Tuesday, October 4, 2022

Thousands of accounts associated with Chinese Xinjiang propaganda have been removed off Twitter

HomeNewsThousands of accounts associated with Chinese Xinjiang propaganda have been removed off...

Twitter has deactivated 2,160 accounts associated with China regional and national propaganda efforts, the social media platform stated as part of its recent data release on disinformation campaigns. The stories were intended to counter charges that the Chinese government committed human rights violations against the Uyghur community in Xinjiang.

Additionally, Twitter described a campaign it identified in Tanzania that utilised copyright complaints to target staff members of the human rights organisation FichuaTanzania.

According to Twitter, 2,048 of the accounts “amplified Chinese Communist Party stories about the oppression of the Uyghur community,” while another 112 were associated with a regional government-backed commercial firm. However, according to a review by the Australian Public Policy Institute (ASPI), another of the three main research partners with which Twitter provided data, most of the propaganda was generated “embarrassingly.”

According to the thinktank’s study, each network sent over 30,000 tweets, frequently rejecting proof of human rights violations and seeking to promote the Chinese government’s version of events. Despite the gravity of the abuses, most of the data reviewed from the operation was associated with pornography, Korean tv drama material, and spam accounts, most likely as a result of the network acquiring and reusing existing accounts. Hundreds of the tweets were associated with the username @fuck next, while others attempted but failed to include former US Secretary of State Mike Pompeo.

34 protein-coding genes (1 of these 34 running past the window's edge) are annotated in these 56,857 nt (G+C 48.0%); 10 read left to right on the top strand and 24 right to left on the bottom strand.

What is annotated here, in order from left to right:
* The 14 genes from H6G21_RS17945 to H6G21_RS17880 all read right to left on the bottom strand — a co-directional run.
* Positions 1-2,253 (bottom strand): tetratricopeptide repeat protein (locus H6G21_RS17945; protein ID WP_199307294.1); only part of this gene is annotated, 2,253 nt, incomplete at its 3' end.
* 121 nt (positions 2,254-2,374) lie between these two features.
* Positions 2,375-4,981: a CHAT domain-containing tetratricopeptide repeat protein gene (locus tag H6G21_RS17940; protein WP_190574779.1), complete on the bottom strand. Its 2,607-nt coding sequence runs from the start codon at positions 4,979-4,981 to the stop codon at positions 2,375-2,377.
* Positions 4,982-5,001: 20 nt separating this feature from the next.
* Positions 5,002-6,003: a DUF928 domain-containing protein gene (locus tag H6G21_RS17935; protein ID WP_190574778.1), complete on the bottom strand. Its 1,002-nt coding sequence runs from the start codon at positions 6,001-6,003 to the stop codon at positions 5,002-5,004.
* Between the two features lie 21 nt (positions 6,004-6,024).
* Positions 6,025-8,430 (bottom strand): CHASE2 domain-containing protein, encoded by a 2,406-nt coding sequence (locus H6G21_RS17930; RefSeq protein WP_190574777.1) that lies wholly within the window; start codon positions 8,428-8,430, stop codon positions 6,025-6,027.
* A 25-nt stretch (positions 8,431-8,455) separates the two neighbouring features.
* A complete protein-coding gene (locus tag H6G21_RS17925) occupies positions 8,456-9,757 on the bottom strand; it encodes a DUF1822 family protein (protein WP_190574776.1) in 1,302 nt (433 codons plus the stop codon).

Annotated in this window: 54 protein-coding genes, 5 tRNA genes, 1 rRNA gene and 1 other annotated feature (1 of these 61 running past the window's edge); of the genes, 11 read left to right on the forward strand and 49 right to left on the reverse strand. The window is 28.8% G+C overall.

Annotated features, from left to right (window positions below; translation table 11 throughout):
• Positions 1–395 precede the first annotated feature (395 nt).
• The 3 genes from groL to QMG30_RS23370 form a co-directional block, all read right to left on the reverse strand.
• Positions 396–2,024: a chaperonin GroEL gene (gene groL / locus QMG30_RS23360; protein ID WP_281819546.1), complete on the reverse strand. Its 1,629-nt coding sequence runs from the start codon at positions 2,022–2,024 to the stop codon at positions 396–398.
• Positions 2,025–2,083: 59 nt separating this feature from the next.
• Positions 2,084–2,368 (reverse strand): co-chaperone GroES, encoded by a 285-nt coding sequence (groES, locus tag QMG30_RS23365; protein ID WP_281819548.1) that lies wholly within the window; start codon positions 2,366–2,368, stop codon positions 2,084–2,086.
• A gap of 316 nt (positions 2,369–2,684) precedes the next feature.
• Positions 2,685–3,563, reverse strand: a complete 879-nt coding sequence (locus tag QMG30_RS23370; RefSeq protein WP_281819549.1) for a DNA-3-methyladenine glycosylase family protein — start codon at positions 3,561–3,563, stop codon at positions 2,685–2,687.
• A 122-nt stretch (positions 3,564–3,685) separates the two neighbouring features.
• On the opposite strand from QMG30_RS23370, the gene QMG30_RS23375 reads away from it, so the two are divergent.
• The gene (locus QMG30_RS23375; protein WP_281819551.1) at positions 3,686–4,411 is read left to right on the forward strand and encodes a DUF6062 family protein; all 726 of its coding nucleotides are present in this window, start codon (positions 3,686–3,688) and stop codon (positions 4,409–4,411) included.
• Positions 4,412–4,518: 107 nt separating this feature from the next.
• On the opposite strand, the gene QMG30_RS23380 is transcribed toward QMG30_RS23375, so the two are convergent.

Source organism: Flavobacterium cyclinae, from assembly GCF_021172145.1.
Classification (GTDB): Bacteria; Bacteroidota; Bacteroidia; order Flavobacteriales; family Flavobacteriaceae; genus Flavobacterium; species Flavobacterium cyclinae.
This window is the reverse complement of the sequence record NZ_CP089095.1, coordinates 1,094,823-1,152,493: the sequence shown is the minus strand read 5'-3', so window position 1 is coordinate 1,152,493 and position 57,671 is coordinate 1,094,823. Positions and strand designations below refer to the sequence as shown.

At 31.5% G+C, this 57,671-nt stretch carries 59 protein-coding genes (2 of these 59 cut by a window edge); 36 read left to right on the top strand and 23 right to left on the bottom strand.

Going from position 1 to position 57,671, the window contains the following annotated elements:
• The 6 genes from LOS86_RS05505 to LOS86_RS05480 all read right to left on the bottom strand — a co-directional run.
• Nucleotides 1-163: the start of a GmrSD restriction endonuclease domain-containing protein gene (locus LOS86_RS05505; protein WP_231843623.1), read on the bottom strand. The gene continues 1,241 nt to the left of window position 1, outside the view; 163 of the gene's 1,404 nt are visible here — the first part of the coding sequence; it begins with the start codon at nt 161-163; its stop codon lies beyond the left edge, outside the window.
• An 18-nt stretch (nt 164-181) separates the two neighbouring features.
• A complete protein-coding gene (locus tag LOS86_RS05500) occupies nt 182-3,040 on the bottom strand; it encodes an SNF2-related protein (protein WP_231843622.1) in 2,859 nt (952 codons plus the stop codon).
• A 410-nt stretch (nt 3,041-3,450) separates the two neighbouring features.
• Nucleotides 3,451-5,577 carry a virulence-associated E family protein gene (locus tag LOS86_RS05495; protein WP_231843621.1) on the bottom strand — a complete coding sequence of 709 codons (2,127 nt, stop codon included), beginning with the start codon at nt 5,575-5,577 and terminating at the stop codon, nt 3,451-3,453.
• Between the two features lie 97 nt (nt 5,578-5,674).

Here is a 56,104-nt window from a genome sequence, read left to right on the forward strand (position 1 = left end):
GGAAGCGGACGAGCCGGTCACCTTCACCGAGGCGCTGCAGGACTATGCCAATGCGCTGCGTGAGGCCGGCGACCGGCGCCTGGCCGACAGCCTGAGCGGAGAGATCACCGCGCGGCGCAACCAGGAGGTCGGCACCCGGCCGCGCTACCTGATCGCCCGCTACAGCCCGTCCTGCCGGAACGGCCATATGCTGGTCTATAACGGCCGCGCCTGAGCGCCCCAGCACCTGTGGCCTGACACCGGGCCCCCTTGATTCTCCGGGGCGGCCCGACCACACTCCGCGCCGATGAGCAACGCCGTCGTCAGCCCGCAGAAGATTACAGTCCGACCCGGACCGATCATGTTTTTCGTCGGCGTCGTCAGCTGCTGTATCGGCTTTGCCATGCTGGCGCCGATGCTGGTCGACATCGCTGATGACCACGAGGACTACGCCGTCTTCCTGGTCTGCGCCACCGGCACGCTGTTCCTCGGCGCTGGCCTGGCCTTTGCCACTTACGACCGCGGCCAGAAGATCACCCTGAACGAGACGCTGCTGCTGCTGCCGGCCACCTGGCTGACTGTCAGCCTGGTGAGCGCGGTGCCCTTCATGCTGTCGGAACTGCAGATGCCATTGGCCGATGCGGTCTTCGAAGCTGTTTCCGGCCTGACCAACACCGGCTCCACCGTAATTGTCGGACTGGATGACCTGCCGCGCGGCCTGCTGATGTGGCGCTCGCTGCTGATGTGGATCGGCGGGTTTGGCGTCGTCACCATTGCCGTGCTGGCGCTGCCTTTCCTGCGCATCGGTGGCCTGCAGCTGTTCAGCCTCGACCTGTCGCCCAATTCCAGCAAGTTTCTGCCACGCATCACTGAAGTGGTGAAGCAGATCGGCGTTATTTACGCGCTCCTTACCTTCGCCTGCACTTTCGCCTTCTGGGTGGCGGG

The bulk of the profiles had a few subscribers, or nothing at all, and the vast majority of their posts had no interaction. An exception is when they were retweeted by Chinese authorities, exposing them to a far larger audience. It is stuff that is unlikely to attract new supporters but is “propaganda attractive to the base,” according to ASPI researcher Albert Zhang.

In comparison, the Tanzanian operation seems to have been substantially more sophisticated, despite the fact that it involved a much lower number of 268 profiles. Shelby Grossman, a Stanford Internet Observatory scientist who started working on the report, explained in a Twitter thread that now the pro-government network would start taking anti-government posts made by activists, reprint it on an alternate site with a date prior to the tweet, and then notify the tweet to Twitter for copyright violations, resulting in the tweet being removed.

“The technique sometimes succeeded,” Grossman says, noting that “Twitter removed two activist profiles, though both were eventually restored.” However, this is a tough predicament for activists to find themselves in, since opposing the copyright lawsuit may jeopardise the origin of the anti-government information.

The treatment of Xinjiang’s Uyghur people has been described as “genocide,” with widespread imprisonment, reeducation, forced labour, and even sterilisation allegedly taking place. Twitter has already struggled openly with Chinese authorities on human rights violations, and in January this year, the US embassy’s Twitter account was shut down for making reference to Uyghur women as “baby-making robots” prior to official involvement. The account looks to be shut as of this writing and hasn’t even tweeted since January.

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